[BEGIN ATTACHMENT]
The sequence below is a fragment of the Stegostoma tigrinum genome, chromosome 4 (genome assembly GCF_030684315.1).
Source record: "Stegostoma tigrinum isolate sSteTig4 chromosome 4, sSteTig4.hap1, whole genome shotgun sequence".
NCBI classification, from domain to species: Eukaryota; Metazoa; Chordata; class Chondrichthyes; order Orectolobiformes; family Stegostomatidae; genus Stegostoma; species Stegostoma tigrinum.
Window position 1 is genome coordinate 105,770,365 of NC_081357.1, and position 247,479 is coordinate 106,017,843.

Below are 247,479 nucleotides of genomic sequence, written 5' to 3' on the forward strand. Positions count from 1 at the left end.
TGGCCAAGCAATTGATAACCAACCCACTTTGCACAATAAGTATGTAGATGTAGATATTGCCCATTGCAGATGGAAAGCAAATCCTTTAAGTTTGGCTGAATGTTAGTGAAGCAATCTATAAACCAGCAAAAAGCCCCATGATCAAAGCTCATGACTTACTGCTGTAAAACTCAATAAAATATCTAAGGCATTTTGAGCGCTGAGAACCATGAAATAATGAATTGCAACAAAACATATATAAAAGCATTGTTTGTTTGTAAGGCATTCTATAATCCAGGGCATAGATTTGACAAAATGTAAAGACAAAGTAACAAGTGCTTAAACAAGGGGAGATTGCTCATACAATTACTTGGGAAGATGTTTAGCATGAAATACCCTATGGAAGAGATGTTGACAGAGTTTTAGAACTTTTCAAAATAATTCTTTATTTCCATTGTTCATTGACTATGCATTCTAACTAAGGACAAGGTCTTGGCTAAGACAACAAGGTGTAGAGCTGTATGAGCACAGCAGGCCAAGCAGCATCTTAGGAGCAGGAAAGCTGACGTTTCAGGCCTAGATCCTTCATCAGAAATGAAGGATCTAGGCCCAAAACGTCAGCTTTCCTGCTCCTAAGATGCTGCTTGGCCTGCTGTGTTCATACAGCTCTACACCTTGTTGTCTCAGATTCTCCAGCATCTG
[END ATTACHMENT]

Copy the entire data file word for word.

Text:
The sequence below is a fragment of the Stegostoma tigrinum genome, chromosome 4 (genome assembly GCF_030684315.1).
Source record: "Stegostoma tigrinum isolate sSteTig4 chromosome 4, sSteTig4.hap1, whole genome shotgun sequence".
NCBI classification, from domain to species: Eukaryota; Metazoa; Chordata; class Chondrichthyes; order Orectolobiformes; family Stegostomatidae; genus Stegostoma; species Stegostoma tigrinum.
Window position 1 is genome coordinate 105,770,365 of NC_081357.1, and position 247,479 is coordinate 106,017,843.

Below are 247,479 nucleotides of genomic sequence, written 5' to 3' on the forward strand. Positions count from 1 at the left end.
TGGCCAAGCAATTGATAACCAACCCACTTTGCACAATAAGTATGTAGATGTAGATATTGCCCATTGCAGATGGAAAGCAAATCCTTTAAGTTTGGCTGAATGTTAGTGAAGCAATCTATAAACCAGCAAAAAGCCCCATGATCAAAGCTCATGACTTACTGCTGTAAAACTCAATAAAATATCTAAGGCATTTTGAGCGCTGAGAACCATGAAATAATGAATTGCAACAAAACATATATAAAAGCATTGTTTGTTTGTAAGGCATTCTATAATCCAGGGCATAGATTTGACAAAATGTAAAGACAAAGTAACAAGTGCTTAAACAAGGGGAGATTGCTCATACAATTACTTGGGAAGATGTTTAGCATGAAATACCCTATGGAAGAGATGTTGACAGAGTTTTAGAACTTTTCAAAATAATTCTTTATTTCCATTGTTCATTGACTATGCATTCTAACTAAGGACAAGGTCTTGGCTAAGACAACAAGGTGTAGAGCTGTATGAGCACAGCAGGCCAAGCAGCATCTTAGGAGCAGGAAAGCTGACGTTTCAGGCCTAGATCCTTCATCAGAAATGAAGGATCTAGGCCCAAAACGTCAGCTTTCCTGCTCCTAAGATGCTGCTTGGCCTGCTGTGTTCATACAGCTCTACACCTTGTTGTCTCAGATTCTCCAGCATCTG